Outbreak investigators in Japan have identified contamination in a seaweed production plant as the cause of seven foodborne illness outbreaks that sickened almost 2,100 people in 2017.
The seven foodborne norovirus outbreaks were all attributable to dried, shredded seaweed called nori, according to a report from researchers in Japan and published in recent days by the U.S. Centers for Disease control and Prevention.
The outbreaks hit four remote areas as well as Tokyo. Norovirus GII.P17-GII.17 detected in stool specimens from patients. The strain is a novel variant that emerged in Asia during 2014–15, according to researchers.
Food survey results showed the seaweed was served before all outbreaks. Norovirus was also detected in nori-containing dishes. An investigation revealed that the nori served in each instance was manufactured by the same food processing company.
Outbreak 1 was reported Jan. 26, 2017, in four kindergartens, six elementary schools and five junior high schools in the prefecture of Wakayama, Japan. Of 1,943 children and 119 school staff members who had eaten lunch the day before, 678 (34.9 %) children and 85 (71.4 %) school staff members had acute gastroenteritis. Norovirus was also detected in the stool specimens from 10 of the 27 food handlers in the central kitchen who had eaten the same lunch. Food survey results indicated that the boiled vegetables mixed with shredded nori was responsible for this outbreak.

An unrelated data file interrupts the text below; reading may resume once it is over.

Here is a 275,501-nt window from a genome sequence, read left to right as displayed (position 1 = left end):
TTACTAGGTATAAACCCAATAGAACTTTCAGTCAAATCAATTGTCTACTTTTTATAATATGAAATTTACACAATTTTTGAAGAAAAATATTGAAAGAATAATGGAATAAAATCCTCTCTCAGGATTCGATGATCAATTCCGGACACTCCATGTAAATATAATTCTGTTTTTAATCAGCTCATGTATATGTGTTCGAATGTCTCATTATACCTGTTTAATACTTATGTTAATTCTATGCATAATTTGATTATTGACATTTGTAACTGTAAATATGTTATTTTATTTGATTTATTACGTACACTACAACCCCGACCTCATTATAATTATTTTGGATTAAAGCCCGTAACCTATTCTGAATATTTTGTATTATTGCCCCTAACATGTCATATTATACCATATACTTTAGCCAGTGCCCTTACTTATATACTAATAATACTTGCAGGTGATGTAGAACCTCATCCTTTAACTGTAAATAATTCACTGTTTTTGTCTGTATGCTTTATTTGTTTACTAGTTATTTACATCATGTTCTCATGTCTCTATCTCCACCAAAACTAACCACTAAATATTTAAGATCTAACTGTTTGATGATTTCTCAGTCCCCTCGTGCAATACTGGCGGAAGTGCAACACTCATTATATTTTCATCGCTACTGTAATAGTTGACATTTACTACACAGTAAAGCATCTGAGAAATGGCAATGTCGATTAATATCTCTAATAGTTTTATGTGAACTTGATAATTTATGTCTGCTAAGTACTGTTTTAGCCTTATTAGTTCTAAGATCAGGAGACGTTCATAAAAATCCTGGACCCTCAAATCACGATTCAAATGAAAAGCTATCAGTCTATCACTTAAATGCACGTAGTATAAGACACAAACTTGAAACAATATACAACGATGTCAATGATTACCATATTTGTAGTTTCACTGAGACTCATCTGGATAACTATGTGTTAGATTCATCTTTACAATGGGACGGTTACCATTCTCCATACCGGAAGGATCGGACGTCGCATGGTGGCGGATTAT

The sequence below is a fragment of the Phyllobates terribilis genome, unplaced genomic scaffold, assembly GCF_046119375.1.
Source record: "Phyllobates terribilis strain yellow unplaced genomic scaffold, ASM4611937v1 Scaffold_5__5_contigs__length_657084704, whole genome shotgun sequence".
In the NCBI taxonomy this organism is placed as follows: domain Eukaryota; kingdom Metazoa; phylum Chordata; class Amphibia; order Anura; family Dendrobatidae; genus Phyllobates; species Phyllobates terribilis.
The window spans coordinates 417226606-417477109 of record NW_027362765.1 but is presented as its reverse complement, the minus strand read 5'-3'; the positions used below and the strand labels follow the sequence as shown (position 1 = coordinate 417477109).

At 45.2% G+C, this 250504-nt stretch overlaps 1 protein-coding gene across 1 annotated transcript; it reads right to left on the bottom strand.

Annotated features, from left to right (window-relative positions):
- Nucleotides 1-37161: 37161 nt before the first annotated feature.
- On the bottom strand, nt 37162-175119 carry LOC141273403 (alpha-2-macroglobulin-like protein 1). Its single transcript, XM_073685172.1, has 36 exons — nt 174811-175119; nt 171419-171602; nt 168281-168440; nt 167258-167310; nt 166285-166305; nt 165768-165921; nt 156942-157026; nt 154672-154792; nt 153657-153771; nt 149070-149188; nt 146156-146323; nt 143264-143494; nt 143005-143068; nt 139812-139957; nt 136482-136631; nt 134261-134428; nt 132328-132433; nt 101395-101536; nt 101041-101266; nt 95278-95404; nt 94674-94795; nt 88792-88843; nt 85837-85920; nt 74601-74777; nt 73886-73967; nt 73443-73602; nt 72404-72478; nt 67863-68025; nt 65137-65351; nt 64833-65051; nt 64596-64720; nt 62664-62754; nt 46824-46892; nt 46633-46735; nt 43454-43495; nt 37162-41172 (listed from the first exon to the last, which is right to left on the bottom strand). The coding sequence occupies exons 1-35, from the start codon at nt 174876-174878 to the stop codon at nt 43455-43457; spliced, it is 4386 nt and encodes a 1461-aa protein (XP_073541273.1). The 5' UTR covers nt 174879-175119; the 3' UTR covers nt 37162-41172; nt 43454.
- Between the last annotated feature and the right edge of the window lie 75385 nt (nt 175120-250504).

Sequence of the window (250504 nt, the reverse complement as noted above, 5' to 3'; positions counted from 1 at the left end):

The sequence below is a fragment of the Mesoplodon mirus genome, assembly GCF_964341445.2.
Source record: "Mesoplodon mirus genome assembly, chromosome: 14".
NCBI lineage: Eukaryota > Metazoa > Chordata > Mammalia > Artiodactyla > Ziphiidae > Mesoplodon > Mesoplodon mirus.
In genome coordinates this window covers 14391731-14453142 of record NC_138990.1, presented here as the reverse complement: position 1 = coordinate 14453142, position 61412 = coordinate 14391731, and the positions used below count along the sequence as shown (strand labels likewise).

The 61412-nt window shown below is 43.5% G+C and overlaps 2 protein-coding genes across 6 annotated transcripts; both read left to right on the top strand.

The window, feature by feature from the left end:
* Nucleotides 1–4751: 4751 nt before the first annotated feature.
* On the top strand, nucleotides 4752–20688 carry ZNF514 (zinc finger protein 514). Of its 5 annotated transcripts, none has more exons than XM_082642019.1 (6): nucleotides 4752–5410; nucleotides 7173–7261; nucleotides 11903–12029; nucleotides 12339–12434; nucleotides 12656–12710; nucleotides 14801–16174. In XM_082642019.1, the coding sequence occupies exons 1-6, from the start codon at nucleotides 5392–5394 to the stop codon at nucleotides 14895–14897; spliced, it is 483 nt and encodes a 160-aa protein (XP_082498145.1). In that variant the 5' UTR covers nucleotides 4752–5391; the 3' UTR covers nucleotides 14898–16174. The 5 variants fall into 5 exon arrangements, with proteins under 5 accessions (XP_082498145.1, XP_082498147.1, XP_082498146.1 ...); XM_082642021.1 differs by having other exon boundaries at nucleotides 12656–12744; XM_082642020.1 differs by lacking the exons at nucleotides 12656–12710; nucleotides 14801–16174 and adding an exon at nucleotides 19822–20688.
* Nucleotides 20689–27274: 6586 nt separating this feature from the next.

Outbreak 2 was reported Feb. 17, 2017, in seven elementary schools in the city of Tachikawa, part of metropolitan Tokyo. A total of 1,084 (35.2 %) of the 3,078 people who ate the lunch served the day before had gastrointestinal symptoms. The lunch included shredded nori as a topping on cooked rice.
Outbreaks 3 and 4 were reported in separate, self-catered school lunch settings on Feb. 22 and 25, 2017, in the city of Kodaira, also part of metropolitan Tokyo. The numbers of patients with gastrointestinal symptoms were 26 (5.6 % attack rate) in outbreak 3 and 81 (12.6 % attack rate) in outbreak 4. Shredded nori was served as a topping on cooked rice in both outbreaks.
Outbreak 5 was reported in Western Tama, also in metropolitan Tokyo, on Feb. 27, 2017. A central kitchen served school lunch to 19 people, and two of them had gastrointestinal symptoms. Shredded nori was served with boiled vegetables.
Outbreak 6 was reported March 9, 2017. After conducting retrospective surveillance, the Kurume city government in Fukuoka prefecture announced that a foodborne outbreak occurred in a business office on Jan. 25 that was attributable to a nori product with the same expiration date as the nori implicated in outbreaks 1 through 5. A total of 39 (92%) of the 42 employees who had eaten at the office’s café had gastrointestinal symptoms. Shredded nori had been served as a salad topping.
Outbreak 7, announced by the Osaka prefectural government, caused illness in 99 people Feb. 18-24, 2017, including four food handlers who consumed a bento box (a single-portion take-out or home-packed meal common in Japanese cuisine).
The Japanese study concluded that the seven foodborne norovirus outbreaks were attributable to a shredded nori product that was most likely contaminated during manufacturing.
Norovirus is the most common cause of acute gastroenteritis, or infection of the stomach and intestines, due to food poisoning. Highly contagious and active at low temperatures, norovirus causes stomach pain, nausea, diarrhea and vomiting. People become infected by eating or drinking contaminated substances, touching contaminated surfaces and coming into contact with an infected individual.
With a 24- to 48-hour incubation period, the virus can also cause muscle aches, headaches and fever. In severe cases, patients require hydration therapy. There is no available vaccine or treatment options for the virus. Symptoms usually subside within one to three days.
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